History holds many tales of folks who claimed false ancestral origins. We'll tell you about six of them.
Genealogists keep constant watch for misrepresented ancestries spreading over the internet. But history holds many tales of family history fakery perpetrated without help from the world wide web:
• George Psalmanazar, born probably in France in 1679, traveled through Europe claiming Jesuits had abducted him from the island of Formosa (now Taiwan). In a successful book, Psalmanazar described the island as a prosperous place where upper classes lived in underground houses (thus accounting for his pale visage). He confessed his lies in a posthumously published memoir.
• In 1817, an exotically dressed Mary Baker convinced a British town she was Princess Caraboo from the Indian Ocean island of Javasu. A Portuguese sailor “translated” her tale of being kidnapped by pirates and jumping overboard in the Bristol Channel. Baker was later recognized from a newspaper illustration as the daughter of a cobbler who lived in Witheridge, Devon.
• In 1959, Texas author John Howard Griffin disguised himself as an African-American with help from pigment-boosting medication and ultraviolet treatments. His book Black Like Me compares his journeys through the Deep South undercover and as himself.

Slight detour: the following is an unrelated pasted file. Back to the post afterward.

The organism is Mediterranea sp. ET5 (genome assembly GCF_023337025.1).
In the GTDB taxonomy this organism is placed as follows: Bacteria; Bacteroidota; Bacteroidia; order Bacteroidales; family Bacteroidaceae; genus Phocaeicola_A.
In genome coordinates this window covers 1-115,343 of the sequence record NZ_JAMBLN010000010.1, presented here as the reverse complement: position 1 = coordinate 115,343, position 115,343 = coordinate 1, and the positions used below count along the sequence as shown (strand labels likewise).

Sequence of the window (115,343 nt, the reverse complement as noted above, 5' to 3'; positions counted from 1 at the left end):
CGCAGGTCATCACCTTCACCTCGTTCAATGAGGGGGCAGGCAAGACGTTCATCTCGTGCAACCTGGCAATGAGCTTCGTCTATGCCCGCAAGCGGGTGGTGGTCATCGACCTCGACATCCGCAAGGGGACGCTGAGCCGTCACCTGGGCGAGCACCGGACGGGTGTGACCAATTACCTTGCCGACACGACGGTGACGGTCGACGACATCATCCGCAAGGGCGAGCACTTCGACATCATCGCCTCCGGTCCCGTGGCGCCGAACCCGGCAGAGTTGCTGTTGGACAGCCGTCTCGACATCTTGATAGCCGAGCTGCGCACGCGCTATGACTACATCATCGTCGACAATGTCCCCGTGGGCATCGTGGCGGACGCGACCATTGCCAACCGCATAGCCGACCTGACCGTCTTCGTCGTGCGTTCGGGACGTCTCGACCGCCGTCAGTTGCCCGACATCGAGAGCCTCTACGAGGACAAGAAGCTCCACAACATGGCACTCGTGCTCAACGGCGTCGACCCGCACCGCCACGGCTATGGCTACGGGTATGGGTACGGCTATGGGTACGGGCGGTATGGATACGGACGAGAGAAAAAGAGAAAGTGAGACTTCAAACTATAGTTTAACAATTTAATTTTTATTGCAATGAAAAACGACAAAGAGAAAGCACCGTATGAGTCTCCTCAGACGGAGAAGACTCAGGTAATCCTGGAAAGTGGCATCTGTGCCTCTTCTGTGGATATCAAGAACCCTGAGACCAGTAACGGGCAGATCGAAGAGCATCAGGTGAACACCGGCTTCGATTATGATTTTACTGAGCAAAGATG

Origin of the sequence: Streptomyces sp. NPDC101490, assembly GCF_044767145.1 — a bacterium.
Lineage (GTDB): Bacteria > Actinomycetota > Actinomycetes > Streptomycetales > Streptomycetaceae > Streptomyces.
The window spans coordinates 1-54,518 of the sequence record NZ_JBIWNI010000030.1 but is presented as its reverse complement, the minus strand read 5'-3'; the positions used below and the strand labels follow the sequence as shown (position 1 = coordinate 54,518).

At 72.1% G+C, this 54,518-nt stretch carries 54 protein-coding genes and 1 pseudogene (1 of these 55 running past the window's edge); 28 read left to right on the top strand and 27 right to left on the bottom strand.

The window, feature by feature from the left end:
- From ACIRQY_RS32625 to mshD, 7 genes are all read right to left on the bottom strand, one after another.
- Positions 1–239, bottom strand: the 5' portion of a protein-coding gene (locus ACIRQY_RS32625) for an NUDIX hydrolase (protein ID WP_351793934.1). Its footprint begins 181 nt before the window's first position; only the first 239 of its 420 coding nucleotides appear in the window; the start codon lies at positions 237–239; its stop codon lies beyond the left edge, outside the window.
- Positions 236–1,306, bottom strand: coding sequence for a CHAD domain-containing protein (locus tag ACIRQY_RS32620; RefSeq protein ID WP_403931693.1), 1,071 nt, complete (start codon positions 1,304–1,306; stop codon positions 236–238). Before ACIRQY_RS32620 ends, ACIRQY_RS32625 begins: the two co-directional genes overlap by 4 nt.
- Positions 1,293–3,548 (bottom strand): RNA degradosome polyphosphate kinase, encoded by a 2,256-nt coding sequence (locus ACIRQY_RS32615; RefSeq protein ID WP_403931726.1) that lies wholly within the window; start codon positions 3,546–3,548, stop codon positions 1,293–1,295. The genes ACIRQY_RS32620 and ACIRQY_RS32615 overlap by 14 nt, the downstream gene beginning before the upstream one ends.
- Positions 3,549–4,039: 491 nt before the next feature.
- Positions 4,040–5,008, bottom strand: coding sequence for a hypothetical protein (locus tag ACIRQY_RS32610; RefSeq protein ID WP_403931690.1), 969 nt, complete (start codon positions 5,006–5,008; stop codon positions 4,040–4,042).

• Griffin inspired journalist Grace Halsell’s social experiment masquerading as a black woman in Harlem and Mississippi in 1968 (detailed in Soul Sister), and as a Navajo maid a few years later (Bessie Yellowhair).
• Iron Eyes Cody, the actor known as the crying Indian in the 1971 anti-pollution commercial, claimed for most of adulthood to be Cherokee and Cree. He was actually the son of Sicilian immigrants.
• German immigrant Christian Gerhartsreiter, born in 1960, crafted several false identities, the final one being Clark Rockefeller of the Rockefellers. He affected an uppercrust accent based on Thurston Howell III from “Gilligan’s Island” and liked to jingle the supposed keys to Rockefeller Center. He’s now in prison for attempting to kidnap his daughter from his estranged wife.
After November 2009 promos for MTV’s reality series “Jersey Shore” used the controversial term “guido” to describe the show’s cast, Italian-American organizations including UNICO National
criticized the channel for exploiting negative ethnic stereotypes.
The show’s first season followed eight badly behaving 20-somethings summering in a Seaside Heights, NJ, beach house. MTV told critics “the Italian-American cast takes pride in their ethnicity.” Indeed, the stars proudly and frequently used the offending g-word in reference to themselves.
But it turns out at least two of them aren’t even Italian: In February, Jenni “J-Woww” Farley admitted on Fox’s “The Strategy Room” that her roots are actually Spanish and Irish, and said Nicole “Snooki” Polizzi is mostly Chilean.
From the July 2010 Family Tree Magazine